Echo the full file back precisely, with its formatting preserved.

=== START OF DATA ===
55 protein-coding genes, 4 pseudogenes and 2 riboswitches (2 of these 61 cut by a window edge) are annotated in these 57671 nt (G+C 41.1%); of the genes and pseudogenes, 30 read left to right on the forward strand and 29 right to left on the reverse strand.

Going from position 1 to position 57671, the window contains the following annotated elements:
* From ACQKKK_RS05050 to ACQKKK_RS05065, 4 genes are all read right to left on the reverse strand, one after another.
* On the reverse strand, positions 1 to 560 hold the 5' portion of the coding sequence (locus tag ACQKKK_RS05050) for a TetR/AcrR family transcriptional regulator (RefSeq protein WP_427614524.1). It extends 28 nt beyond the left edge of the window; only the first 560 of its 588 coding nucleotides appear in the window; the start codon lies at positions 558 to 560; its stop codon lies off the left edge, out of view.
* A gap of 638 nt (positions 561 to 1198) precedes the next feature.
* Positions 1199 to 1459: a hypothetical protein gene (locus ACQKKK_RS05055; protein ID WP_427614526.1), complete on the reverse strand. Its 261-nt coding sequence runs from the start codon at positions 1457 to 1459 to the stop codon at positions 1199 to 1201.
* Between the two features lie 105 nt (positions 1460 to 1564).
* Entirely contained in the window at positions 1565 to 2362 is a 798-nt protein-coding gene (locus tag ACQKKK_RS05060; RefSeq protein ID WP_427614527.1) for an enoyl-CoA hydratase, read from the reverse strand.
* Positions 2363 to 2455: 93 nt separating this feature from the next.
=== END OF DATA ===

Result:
55 protein-coding genes, 4 pseudogenes and 2 riboswitches (2 of these 61 cut by a window edge) are annotated in these 57671 nt (G+C 41.1%); of the genes and pseudogenes, 30 read left to right on the forward strand and 29 right to left on the reverse strand.

Going from position 1 to position 57671, the window contains the following annotated elements:
* From ACQKKK_RS05050 to ACQKKK_RS05065, 4 genes are all read right to left on the reverse strand, one after another.
* On the reverse strand, positions 1 to 560 hold the 5' portion of the coding sequence (locus tag ACQKKK_RS05050) for a TetR/AcrR family transcriptional regulator (RefSeq protein WP_427614524.1). It extends 28 nt beyond the left edge of the window; only the first 560 of its 588 coding nucleotides appear in the window; the start codon lies at positions 558 to 560; its stop codon lies off the left edge, out of view.
* A gap of 638 nt (positions 561 to 1198) precedes the next feature.
* Positions 1199 to 1459: a hypothetical protein gene (locus ACQKKK_RS05055; protein ID WP_427614526.1), complete on the reverse strand. Its 261-nt coding sequence runs from the start codon at positions 1457 to 1459 to the stop codon at positions 1199 to 1201.
* Between the two features lie 105 nt (positions 1460 to 1564).
* Entirely contained in the window at positions 1565 to 2362 is a 798-nt protein-coding gene (locus tag ACQKKK_RS05060; RefSeq protein ID WP_427614527.1) for an enoyl-CoA hydratase, read from the reverse strand.
* Positions 2363 to 2455: 93 nt separating this feature from the next.